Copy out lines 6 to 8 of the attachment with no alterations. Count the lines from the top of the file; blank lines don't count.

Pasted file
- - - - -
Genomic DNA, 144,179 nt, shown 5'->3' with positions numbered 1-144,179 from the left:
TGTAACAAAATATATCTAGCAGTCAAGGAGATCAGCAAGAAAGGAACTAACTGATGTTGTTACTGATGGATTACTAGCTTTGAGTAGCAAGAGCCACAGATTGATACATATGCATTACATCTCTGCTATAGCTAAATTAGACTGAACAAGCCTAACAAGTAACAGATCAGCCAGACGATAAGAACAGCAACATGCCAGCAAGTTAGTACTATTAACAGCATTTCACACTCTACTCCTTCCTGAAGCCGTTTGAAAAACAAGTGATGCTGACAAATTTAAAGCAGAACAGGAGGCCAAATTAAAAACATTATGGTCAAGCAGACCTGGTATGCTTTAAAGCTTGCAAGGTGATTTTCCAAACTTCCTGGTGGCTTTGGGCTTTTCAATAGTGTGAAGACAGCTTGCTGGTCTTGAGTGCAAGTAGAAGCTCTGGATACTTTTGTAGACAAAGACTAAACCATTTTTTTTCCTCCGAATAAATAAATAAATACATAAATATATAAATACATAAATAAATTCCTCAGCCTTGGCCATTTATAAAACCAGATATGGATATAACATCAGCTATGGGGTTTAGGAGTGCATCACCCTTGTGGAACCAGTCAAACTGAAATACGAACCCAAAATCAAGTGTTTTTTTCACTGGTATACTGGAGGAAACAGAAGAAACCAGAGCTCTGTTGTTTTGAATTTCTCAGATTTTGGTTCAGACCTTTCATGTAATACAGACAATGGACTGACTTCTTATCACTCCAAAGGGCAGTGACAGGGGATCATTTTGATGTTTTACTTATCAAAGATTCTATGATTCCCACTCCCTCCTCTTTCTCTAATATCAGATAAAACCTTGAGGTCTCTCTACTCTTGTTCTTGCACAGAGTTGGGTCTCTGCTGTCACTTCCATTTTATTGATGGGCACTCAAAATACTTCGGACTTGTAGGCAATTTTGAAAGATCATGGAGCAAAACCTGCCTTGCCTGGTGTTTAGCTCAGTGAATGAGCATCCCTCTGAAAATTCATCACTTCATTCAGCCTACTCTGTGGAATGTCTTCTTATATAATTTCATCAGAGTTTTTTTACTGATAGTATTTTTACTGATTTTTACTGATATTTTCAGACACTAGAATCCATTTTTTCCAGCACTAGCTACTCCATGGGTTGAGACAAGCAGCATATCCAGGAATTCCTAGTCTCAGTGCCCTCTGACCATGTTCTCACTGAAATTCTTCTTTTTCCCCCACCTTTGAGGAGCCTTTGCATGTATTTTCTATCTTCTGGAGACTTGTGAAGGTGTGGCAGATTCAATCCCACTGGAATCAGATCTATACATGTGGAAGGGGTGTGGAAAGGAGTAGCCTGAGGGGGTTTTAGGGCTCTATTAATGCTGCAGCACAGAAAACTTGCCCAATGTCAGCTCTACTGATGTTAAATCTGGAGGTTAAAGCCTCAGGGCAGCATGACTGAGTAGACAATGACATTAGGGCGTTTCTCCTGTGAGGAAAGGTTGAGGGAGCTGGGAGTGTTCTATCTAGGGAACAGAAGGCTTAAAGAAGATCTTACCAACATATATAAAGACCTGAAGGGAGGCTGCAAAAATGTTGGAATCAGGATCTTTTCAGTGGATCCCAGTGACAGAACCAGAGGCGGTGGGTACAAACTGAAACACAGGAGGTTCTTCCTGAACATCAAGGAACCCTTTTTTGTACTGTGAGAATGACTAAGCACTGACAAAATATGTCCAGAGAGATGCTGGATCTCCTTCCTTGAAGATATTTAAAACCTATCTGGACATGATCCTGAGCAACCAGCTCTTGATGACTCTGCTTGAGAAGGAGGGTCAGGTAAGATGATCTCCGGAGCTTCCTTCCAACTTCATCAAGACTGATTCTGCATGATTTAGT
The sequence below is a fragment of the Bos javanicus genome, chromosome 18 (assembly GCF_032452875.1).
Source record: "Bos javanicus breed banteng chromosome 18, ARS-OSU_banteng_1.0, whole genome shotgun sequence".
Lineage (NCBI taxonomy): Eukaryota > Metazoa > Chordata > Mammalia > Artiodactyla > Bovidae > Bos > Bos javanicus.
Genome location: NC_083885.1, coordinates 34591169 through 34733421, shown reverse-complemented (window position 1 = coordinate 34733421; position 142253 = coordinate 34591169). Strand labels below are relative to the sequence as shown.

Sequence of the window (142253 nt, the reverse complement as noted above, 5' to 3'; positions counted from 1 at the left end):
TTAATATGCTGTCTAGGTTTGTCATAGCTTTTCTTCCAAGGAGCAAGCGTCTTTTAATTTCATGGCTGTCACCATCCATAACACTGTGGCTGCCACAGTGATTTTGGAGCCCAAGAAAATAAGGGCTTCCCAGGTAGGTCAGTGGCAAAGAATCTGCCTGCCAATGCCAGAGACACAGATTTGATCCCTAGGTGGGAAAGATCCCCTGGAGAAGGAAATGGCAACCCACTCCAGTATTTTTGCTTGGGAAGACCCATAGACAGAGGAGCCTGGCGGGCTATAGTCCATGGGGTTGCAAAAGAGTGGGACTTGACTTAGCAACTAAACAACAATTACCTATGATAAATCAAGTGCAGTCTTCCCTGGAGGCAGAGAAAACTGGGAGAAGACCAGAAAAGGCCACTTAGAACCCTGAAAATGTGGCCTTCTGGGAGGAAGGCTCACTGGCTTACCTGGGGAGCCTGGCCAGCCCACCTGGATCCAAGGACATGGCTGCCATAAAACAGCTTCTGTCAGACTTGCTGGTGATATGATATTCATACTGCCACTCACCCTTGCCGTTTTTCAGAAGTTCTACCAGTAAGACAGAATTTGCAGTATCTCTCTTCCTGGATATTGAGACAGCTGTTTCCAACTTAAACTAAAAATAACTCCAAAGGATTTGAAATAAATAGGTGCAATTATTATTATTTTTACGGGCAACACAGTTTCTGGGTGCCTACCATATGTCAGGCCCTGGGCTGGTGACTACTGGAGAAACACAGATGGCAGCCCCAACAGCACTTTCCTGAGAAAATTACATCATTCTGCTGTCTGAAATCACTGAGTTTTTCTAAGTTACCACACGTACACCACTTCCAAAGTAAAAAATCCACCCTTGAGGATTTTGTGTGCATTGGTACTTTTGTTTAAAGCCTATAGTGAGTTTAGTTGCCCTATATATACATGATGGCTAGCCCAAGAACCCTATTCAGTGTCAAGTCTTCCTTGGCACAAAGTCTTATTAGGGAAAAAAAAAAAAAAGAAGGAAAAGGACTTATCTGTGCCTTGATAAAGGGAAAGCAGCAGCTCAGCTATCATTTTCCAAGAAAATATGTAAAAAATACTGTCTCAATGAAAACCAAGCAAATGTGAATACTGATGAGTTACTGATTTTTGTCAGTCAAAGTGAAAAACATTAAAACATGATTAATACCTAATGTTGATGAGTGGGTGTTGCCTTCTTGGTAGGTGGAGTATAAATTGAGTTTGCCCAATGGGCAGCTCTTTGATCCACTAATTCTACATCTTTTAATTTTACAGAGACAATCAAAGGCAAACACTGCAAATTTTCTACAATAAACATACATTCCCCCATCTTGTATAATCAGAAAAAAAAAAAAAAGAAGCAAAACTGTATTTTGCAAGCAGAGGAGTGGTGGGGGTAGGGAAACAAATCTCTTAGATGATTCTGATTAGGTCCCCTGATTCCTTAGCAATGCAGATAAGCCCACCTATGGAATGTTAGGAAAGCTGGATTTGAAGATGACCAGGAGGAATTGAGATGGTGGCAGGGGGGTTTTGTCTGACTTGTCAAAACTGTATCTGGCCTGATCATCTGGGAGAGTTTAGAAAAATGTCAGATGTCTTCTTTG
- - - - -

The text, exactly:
Genome location: NC_083885.1, coordinates 34591169 through 34733421, shown reverse-complemented (window position 1 = coordinate 34733421; position 142253 = coordinate 34591169). Strand labels below are relative to the sequence as shown.

Sequence of the window (142253 nt, the reverse complement as noted above, 5' to 3'; positions counted from 1 at the left end):
TTAATATGCTGTCTAGGTTTGTCATAGCTTTTCTTCCAAGGAGCAAGCGTCTTTTAATTTCATGGCTGTCACCATCCATAACACTGTGGCTGCCACAGTGATTTTGGAGCCCAAGAAAATAAGGGCTTCCCAGGTAGGTCAGTGGCAAAGAATCTGCCTGCCAATGCCAGAGACACAGATTTGATCCCTAGGTGGGAAAGATCCCCTGGAGAAGGAAATGGCAACCCACTCCAGTATTTTTGCTTGGGAAGACCCATAGACAGAGGAGCCTGGCGGGCTATAGTCCATGGGGTTGCAAAAGAGTGGGACTTGACTTAGCAACTAAACAACAATTACCTATGATAAATCAAGTGCAGTCTTCCCTGGAGGCAGAGAAAACTGGGAGAAGACCAGAAAAGGCCACTTAGAACCCTGAAAATGTGGCCTTCTGGGAGGAAGGCTCACTGGCTTACCTGGGGAGCCTGGCCAGCCCACCTGGATCCAAGGACATGGCTGCCATAAAACAGCTTCTGTCAGACTTGCTGGTGATATGATATTCATACTGCCACTCACCCTTGCCGTTTTTCAGAAGTTCTACCAGTAAGACAGAATTTGCAGTATCTCTCTTCCTGGATATTGAGACAGCTGTTTCCAACTTAAACTAAAAATAACTCCAAAGGATTTGAAATAAATAGGTGCAATTATTATTATTTTTACGGGCAACACAGTTTCTGGGTGCCTACCATATGTCAGGCCCTGGGCTGGTGACTACTGGAGAAACACAGATGGCAGCCCCAACAGCACTTTCCTGAGAAAATTACATCATTCTGCTGTCTGAAATCACTGAGTTTTTCTAAGTTACCACACGTACACCACTTCCAAAGTAAAAAATCCACCCTTGAGGATTTTGTGTGCATTGGTACTTTTGTTTAAAGCCTATAGTGAGTTTAGTTGCCCTATATATACATGATGGCTAGCCCAAGAACCCTATTCAGTGTCAAGTCTTCCTTGGCACAAAGTCTTATTAGGGAAAAAAAAAAAAAAGAAGGAAAAGGACTTATCTGTGCCTTGATAAAGGGAAAGCAGCAGCTCAGCTATCATTTTCCAAGAAAATATGTAAAAAATACTGTCTCAATGAAAACCAAGCAAATGTGAATACTGATGAGTTACTGATTTTTGTCAGTCAAAGTGAAAAACATTAAAACATGATTAATACCTAATGTTGATGAGTGGGTGTTGCCTTCTTGGTAGGTGGAGTATAAATTGAGTTTGCCCAATGGGCAGCTCTTTGATCCACTAATTCTACATCTTTTAATTTTACAGAGACAATCAAAGGCAAACACTGCAAATTTTCTACAATAAACATACATTCCCCCATCTTGTATAATCAGAAAAAAAAAAAAAAGAAGCAAAACTGTATTTTGCAAGCAGAGGAGTGGTGGGGGTAGGGAAACAAATCTCTTAGATGATTCTGATTAGGTCCCCTGATTCCTTAGCAATGCAGATAAGCCCACCTATGGAATGTTAGGAAAGCTGGATTTGAAGATGACCAGGAGGAATTGAGATGGTGGCAGGGGGGTTTTGTCTGACTTGTCAAAACTGTATCTGGCCTGATCATCTGGGAGAGTTTAGAAAAATGTCAGATGTCTTCTTTG